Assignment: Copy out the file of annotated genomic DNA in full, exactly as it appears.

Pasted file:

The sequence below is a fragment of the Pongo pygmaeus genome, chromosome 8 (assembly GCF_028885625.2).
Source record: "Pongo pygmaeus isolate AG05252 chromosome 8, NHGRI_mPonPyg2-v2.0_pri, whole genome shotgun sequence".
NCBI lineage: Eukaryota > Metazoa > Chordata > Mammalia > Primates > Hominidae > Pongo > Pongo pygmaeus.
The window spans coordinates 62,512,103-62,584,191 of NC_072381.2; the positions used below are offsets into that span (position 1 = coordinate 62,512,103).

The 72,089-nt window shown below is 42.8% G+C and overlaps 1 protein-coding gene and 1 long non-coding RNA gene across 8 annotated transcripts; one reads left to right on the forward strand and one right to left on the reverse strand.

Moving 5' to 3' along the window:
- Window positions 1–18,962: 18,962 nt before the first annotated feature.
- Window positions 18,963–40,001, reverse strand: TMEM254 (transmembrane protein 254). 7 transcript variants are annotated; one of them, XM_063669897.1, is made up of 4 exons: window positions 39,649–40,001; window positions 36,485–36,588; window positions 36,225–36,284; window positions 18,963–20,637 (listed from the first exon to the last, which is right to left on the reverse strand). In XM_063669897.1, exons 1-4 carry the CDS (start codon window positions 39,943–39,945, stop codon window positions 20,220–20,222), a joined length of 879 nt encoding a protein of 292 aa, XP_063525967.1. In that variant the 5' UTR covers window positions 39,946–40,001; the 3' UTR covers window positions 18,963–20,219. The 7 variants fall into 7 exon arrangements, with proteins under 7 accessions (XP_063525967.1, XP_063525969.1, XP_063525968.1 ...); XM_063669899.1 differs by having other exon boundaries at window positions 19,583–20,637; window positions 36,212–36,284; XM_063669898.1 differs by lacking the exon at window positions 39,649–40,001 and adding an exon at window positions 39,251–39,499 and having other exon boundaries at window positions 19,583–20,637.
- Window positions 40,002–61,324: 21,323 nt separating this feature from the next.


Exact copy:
The sequence below is a fragment of the Pongo pygmaeus genome, chromosome 8 (assembly GCF_028885625.2).
Source record: "Pongo pygmaeus isolate AG05252 chromosome 8, NHGRI_mPonPyg2-v2.0_pri, whole genome shotgun sequence".
NCBI lineage: Eukaryota > Metazoa > Chordata > Mammalia > Primates > Hominidae > Pongo > Pongo pygmaeus.
The window spans coordinates 62,512,103-62,584,191 of NC_072381.2; the positions used below are offsets into that span (position 1 = coordinate 62,512,103).

The 72,089-nt window shown below is 42.8% G+C and overlaps 1 protein-coding gene and 1 long non-coding RNA gene across 8 annotated transcripts; one reads left to right on the forward strand and one right to left on the reverse strand.

Moving 5' to 3' along the window:
- Window positions 1–18,962: 18,962 nt before the first annotated feature.
- Window positions 18,963–40,001, reverse strand: TMEM254 (transmembrane protein 254). 7 transcript variants are annotated; one of them, XM_063669897.1, is made up of 4 exons: window positions 39,649–40,001; window positions 36,485–36,588; window positions 36,225–36,284; window positions 18,963–20,637 (listed from the first exon to the last, which is right to left on the reverse strand). In XM_063669897.1, exons 1-4 carry the CDS (start codon window positions 39,943–39,945, stop codon window positions 20,220–20,222), a joined length of 879 nt encoding a protein of 292 aa, XP_063525967.1. In that variant the 5' UTR covers window positions 39,946–40,001; the 3' UTR covers window positions 18,963–20,219. The 7 variants fall into 7 exon arrangements, with proteins under 7 accessions (XP_063525967.1, XP_063525969.1, XP_063525968.1 ...); XM_063669899.1 differs by having other exon boundaries at window positions 19,583–20,637; window positions 36,212–36,284; XM_063669898.1 differs by lacking the exon at window positions 39,649–40,001 and adding an exon at window positions 39,251–39,499 and having other exon boundaries at window positions 19,583–20,637.
- Window positions 40,002–61,324: 21,323 nt separating this feature from the next.